“The electoral process which should be a civic celebration was lived in fear and uncertainty as there are no conditions for democratic elections,” the archdiocese said in the statement, adding: “This makes us bad to see a new wave of migration of Nicaraguans, the majority of them are young people, who feel compelled to leave their homeland because of insecurity, unemployment, uncertainty about the future of the country .

The church and Mr. Ortega had been allies for years. The former socialist guerrilla leader, leader of the Sandinista movement that overthrew US-backed dictator Anastasio Somoza in 1979, first led a socialist government until his resignation in 1990. He became president for the second time in 2007.

In return for church support, the longtime atheist Mr. Ortega moderated his leftist views, adopted strongly religious rhetoric, and banned abortion. In 2018, however, Mr. Ortega’s relationship with the church deteriorated after pro-government security forces and paramilitaries violently cracked down on mass protests against Mr. Ortega and Ms. Murillo. More than 300 people have been killed in the violence, according to Human Rights Watch, while many more have been arrested and tortured.

As America reported, the Catholic Church of Nicaragua criticized the crackdown as it tried to mediate between the regime and the political opposition. Some priests provided shelter and medical assistance to protesters and were themselves threatened.

“We are the only sector of the country that the regime has not yet cracked down on. There have been more and more signs in recent years that they are also considering persecuting the church. “

In the aftermath of the crisis, as Mr. Ortega tightened his grip on the country, the church sometimes became the target of violence. In 2019, a pro-government mob attacked worshipers in Masaya and unidentified assailants torched a chapel in the cathedral in the capital Managua. Auxiliary Bishop of Managua, Silvio Baez, who became the face of the Church’s opposition during the 2018 crisis and a celebrity on Twitter, was called to the Vatican indefinitely by Pope Francis a year later.

“Yes, we are afraid, it is undeniable,” said Reverend Carlos Avilés, vicar of the Archdiocese of Managua. “We are the only sector of the country that the regime has not yet cracked down on. There have been more and more signs in recent years that they are also considering persecuting the church. “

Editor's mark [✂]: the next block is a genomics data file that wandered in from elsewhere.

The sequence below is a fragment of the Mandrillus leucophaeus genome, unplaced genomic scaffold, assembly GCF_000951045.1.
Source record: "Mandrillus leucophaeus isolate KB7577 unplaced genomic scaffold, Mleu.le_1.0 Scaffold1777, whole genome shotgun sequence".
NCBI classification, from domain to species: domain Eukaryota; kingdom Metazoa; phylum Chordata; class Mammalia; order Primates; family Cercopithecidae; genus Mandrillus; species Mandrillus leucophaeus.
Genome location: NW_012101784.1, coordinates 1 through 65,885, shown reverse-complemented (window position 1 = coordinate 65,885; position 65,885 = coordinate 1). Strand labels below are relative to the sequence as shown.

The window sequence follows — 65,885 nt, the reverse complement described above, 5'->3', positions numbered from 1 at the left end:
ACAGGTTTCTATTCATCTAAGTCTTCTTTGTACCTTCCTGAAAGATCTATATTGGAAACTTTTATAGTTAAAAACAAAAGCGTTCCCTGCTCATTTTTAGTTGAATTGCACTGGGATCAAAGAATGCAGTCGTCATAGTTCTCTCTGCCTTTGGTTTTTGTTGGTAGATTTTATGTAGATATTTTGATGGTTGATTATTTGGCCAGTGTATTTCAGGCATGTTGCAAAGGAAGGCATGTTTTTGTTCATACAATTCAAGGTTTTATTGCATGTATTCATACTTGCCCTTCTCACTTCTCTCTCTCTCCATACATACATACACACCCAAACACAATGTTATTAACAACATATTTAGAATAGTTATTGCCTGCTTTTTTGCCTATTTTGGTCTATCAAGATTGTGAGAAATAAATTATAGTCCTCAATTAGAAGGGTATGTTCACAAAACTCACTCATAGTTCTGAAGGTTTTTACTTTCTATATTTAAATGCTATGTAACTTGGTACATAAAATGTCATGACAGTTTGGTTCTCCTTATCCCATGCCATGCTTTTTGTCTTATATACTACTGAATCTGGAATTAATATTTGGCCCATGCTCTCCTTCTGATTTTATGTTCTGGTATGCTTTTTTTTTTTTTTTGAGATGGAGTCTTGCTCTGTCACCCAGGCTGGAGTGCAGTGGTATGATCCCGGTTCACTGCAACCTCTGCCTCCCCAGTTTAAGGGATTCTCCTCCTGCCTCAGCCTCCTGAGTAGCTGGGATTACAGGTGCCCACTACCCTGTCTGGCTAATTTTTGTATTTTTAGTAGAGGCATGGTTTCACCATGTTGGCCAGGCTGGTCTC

So far, the regime has not assaulted or imprisoned any priests or senior church officials, but many priests, like Father Avilés, believe it may only be a matter of time. Since last year, Mr. Ortega’s regime, with full control over the National Assembly, the Supreme Court and the vast majority of the country’s media, has passed a number of almost comically draconian laws aimed at curbing any dissent. .

In addition to the anti-treason law, the National Assembly made it illegal in October 2020 to publish “fake news” and banned foreign funding of non-profit agencies, politicians and journalists. The former has had a chilling effect on independent journalism, while the latter has forced a host of nonprofits to cease operations in the country. More recently, a presidential decree even made it officially illegal for foreign governments and organizations to present an award or honorary title to Nicaraguan citizens anywhere in the world without the consent of the Nicaraguan government.

America repeatedly tried to reach Nicaraguan Vice President Murillo, public relations officer in the Ortega government, for comment by email and phone, but received no response.

Authoritarian laws, arrests of political candidates and constant intimidation by opponents of the regime lead critics to believe that a free election in November is impossible and that tensions and repression in the country will continue to mount.

“I don’t think it’s possible to have an election at all. There is hardly any opposition, and the little that there is is divided on a whole series of issues, ”said Fr Avilés. America. “Some people support abortion, others don’t; they can’t agree on how to deal with Ortega.

He added that despite fear of attacks on the church, Nicaraguan bishops and priests are broadly united in their opposition to the regime. “There are priests who have decided not to denounce the government any longer,” he said, explaining that some priests have remained silent after receiving money from the government for restoration work on the buildings of the church. “But the majority are united,” said Father Avilés. “We won’t be leaving the country either. We are represented all over the country. We know what people want precisely because of this.

Father Francisco agrees. “We have to continue our work, even if that means we have to assume a lower profile. “